Sunday, April 12, 2015

Daredevil is the comic book show I've been waiting for

*Don't worry, there's no big spoilers in here.*

Marvel and Netflix's first limited series, Daredevil, is finally here and man, it was so worth the wait. Before I get into why I think it's all kinds of terrific, I want to make one thing crystal clear: this article isn't a jab at the other comic book shows. I'm absolutely loving The Flash; Arrow's quality jumps around yet it still has my attention; The Walking Dead's latest season showed a lot of promise; Constantine was solid; Nick's TMNT is a total joy. I hear Agents of S.H.I.E.L.D. has made significant improvements, but I'm way too behind and don't see myself catching up with it in the near future. Sorry, S.H.I.E.L.D. fans. "But Gregg, what about Gotham, Powers, and iZombie?" Hey, random reader, I'm trying to get to why I really enjoyed Daredevil, but sure, I'll quickly answer that. Gotham: wasn't a fan, sorry. Powers: has potential, but rarely leaves me hooked. So, I'm left feeling down the middle. iZombie: sorry, haven't checked it out yet. Now, let's get to why Daredevil made such a strong impression, okay?
Daredevil wasn't kidding when he said Hell's Kitchen is his city.
There were a lot of concerns about Daredevil's tone and I'd say understandably so. The Marvel Cinematic Universe can sometimes be a pretty lighthearted place -- Marvel Studios obviously aims to make sure its projects can be enjoyed by a wide variety of viewers. Even when stories take serious or more compelling turns, the minds behind these films try to make sure you have a good amount of fun throughout the adventure. Sometimes the emphasis on comedy can be a little too much, but for the most part, the trips into the Marvel Cinematic Universe have been a pretty good time. However, seeing as this is on Netflix and going for a more "street level" approach, there were understandable concerns this limited series would be overly dark and gritty just because it now has the freedom to bring more mature content. Thankfully, that wasn't the case and I think the minds behind this series did an excellent job delivering a tone that's serious and gripping while also having just the right amount of darkness and levity.

The show is not too dramatic and the occasional bits of comedy most definitely don't get in the way of the more serious story and it doesn't ever feel out of place, either. (Unless you dislike Foggy, but that doesn't apply to me.) What's really great is this show doesn't let loose simply because it can. It shows a lot of restraint with its graphic content, making those especially savage moments even more effective when they do drop. Just because they can curse or show gruesome violence doesn't mean they're constantly throwing it in our faces and I think that's to be commended. We get a proper look at just how ugly the situation in Hell's Kitchen has become (the very first episode includes human trafficking, after all) and we feel the weight behind these situations, yet surprisingly gory displays of violence aren't common and when characters do curse, it feels natural instead of just some attempt to be edgier. They aren't saying "shit" every other sentence just because they can and when they do have disturbing elements, they're handled appropriately instead of aiming just for shock value. When there's a very unsettling story about a twisted father, it's used to enhance Matt Murdock's story; it's not there just to stun. The show has plenty of darker elements, a ton of drama, and a whole lot of violence, yet it's not a depressing experience that feels like it's taking itself way too seriously. It brings the kind of content you'd never see in one of Marvel Studios' movies, yet it doesn't feel like it's a different world, either. We're just exploring a whole new part of the one we already know pretty well. Avengers Tower may be right around the corner, but this show is exploring conflicts that are simply under the powerful team's radar.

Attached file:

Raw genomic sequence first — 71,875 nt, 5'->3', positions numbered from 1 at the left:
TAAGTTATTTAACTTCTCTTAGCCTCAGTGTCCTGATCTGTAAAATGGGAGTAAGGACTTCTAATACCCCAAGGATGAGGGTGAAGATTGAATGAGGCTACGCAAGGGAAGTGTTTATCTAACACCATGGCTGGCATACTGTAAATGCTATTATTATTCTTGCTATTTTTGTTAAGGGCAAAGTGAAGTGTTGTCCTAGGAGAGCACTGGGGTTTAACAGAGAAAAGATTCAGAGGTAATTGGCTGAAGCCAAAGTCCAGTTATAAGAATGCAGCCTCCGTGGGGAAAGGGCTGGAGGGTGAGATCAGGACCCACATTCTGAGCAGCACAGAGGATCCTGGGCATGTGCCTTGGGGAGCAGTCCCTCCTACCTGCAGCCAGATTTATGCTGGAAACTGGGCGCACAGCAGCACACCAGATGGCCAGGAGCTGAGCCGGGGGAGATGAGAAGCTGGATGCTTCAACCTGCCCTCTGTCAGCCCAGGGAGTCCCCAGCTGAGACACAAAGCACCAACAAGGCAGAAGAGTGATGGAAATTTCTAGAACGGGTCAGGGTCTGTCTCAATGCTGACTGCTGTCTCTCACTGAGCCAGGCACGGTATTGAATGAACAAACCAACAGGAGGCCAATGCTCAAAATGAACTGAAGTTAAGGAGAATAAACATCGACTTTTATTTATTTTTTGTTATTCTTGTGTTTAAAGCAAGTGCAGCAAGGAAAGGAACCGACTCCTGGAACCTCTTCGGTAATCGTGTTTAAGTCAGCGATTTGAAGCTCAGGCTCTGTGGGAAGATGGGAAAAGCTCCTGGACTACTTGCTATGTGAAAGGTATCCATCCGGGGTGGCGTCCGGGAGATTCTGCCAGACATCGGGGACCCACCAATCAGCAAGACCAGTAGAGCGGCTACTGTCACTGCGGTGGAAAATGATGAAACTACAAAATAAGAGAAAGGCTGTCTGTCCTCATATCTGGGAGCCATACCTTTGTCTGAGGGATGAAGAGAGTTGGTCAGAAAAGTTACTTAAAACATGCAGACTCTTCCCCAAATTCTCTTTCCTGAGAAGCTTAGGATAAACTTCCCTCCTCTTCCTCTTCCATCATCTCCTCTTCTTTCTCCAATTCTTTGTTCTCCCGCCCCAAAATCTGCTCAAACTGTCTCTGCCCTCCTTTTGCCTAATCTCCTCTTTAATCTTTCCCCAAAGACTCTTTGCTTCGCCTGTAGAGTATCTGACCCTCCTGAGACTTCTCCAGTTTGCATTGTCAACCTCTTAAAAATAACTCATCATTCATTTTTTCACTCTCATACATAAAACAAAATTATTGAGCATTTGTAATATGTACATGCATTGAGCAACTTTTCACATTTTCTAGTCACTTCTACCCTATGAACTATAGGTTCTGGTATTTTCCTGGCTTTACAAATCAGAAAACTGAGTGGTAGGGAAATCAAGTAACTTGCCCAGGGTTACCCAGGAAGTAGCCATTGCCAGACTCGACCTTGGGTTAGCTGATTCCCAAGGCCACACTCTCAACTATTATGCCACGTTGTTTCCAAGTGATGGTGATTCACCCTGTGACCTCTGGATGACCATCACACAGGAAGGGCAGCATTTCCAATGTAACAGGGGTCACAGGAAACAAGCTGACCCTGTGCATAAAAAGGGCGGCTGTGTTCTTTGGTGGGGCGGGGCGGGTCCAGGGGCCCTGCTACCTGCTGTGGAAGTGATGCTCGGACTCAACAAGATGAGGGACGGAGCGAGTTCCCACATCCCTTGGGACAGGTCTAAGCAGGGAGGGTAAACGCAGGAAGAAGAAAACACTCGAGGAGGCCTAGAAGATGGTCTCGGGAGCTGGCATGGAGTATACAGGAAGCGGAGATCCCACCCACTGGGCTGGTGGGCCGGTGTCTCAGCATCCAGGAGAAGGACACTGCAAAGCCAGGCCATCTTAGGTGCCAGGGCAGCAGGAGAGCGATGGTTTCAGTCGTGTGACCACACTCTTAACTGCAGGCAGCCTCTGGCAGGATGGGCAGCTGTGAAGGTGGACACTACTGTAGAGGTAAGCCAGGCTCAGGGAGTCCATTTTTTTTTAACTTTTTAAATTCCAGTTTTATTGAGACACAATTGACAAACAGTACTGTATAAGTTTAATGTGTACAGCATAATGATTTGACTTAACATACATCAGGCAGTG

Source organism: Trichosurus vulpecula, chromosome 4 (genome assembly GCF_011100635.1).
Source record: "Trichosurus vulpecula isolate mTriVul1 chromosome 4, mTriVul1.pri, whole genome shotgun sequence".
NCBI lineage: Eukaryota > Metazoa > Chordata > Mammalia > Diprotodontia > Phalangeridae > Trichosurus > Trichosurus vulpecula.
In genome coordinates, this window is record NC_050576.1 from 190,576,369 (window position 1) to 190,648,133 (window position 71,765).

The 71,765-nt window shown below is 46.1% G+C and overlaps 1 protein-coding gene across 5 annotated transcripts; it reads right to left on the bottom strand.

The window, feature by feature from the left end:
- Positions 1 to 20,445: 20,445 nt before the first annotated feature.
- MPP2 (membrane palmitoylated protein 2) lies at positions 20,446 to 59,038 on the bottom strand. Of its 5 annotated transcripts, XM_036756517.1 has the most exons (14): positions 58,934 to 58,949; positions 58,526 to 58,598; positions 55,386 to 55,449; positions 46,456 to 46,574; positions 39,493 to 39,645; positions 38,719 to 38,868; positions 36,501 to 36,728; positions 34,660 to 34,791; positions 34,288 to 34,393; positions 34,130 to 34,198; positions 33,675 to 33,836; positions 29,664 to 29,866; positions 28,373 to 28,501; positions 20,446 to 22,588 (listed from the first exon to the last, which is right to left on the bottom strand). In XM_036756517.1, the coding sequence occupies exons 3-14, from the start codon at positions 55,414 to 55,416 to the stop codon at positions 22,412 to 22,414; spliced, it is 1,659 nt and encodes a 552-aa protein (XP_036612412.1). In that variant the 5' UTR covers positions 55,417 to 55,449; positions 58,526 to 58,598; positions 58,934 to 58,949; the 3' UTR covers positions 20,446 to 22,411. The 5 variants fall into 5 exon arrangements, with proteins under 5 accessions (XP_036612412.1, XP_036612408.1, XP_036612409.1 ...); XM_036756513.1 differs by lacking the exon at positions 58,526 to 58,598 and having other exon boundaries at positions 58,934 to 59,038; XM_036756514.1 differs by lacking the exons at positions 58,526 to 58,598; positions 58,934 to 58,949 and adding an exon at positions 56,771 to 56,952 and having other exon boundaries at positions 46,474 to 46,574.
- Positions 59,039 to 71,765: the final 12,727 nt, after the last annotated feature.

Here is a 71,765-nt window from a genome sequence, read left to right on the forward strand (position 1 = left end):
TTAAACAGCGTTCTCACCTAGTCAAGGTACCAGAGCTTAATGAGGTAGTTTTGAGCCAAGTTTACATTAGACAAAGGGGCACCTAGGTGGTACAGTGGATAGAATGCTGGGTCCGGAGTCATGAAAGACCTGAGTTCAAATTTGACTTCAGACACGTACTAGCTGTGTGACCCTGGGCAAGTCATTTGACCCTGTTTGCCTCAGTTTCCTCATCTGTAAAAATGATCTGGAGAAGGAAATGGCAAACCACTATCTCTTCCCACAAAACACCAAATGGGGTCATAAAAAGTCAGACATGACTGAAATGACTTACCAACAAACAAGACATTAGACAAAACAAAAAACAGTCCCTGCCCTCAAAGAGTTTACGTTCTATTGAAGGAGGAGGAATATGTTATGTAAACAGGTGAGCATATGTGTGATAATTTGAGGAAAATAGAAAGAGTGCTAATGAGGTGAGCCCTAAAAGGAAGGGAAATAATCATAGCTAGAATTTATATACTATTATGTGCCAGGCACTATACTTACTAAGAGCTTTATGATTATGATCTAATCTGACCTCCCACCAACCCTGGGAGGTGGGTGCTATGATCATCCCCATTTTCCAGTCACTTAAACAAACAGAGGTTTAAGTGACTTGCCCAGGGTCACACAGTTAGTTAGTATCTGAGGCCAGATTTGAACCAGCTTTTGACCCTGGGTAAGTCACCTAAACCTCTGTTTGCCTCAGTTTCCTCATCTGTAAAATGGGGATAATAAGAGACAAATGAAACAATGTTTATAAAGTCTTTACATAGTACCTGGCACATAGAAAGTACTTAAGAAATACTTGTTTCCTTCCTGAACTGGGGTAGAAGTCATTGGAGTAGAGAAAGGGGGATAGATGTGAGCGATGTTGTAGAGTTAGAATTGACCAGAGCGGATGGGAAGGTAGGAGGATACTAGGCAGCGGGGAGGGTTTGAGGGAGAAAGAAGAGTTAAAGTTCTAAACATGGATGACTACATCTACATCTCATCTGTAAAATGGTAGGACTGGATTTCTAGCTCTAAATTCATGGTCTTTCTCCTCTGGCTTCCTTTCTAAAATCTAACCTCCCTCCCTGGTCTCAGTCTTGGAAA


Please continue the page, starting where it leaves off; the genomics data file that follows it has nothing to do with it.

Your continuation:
Photo by Barry Wetcher.
Daredevil's overall story has plenty of familiar elements. The hero trying to save his city; he questions whether he should kill his enemies and whether he should reveal his secret to the ones closest to him; the media and authorities think he's a problem; there's the power hungry villain; so on and so on. Despite this, the show doesn't feel uninspired or repetitive because it focuses on humanizing and building its characters. Foggy isn't just there for laughs. Murdock's moral dilemmas aren't handled in a way that make me go, "Yeah, Arrow already covered this, man." Karen Page isn't just a potential love interest. Ben Urich isn't just in the story to give us exposition. This may be Daredevil's story, but the show did a mighty fine job making me feel emotionally connected to each of these characters and that's what truly matters. Sure, this is a show about a superhero and it ends in a very standard way, but what helps it standout is just how character-driven each and every episode is. Best of all? The relationship elements aren't cringeworthy! They could have had a seriously annoying and predictable love triangle or dragged out some of the relationships, yet they were able to dance around this and handled these stories in a reasonable way. You kind of go into these shows expecting some frustrating romance drama and thankfully, Daredevil didn't give us that. These storylines are still present, but they aren't front and center and they sure aren't cheesy, either. This show got me invested in these characters and the fact it's so well-acted certainly doesn't hurt.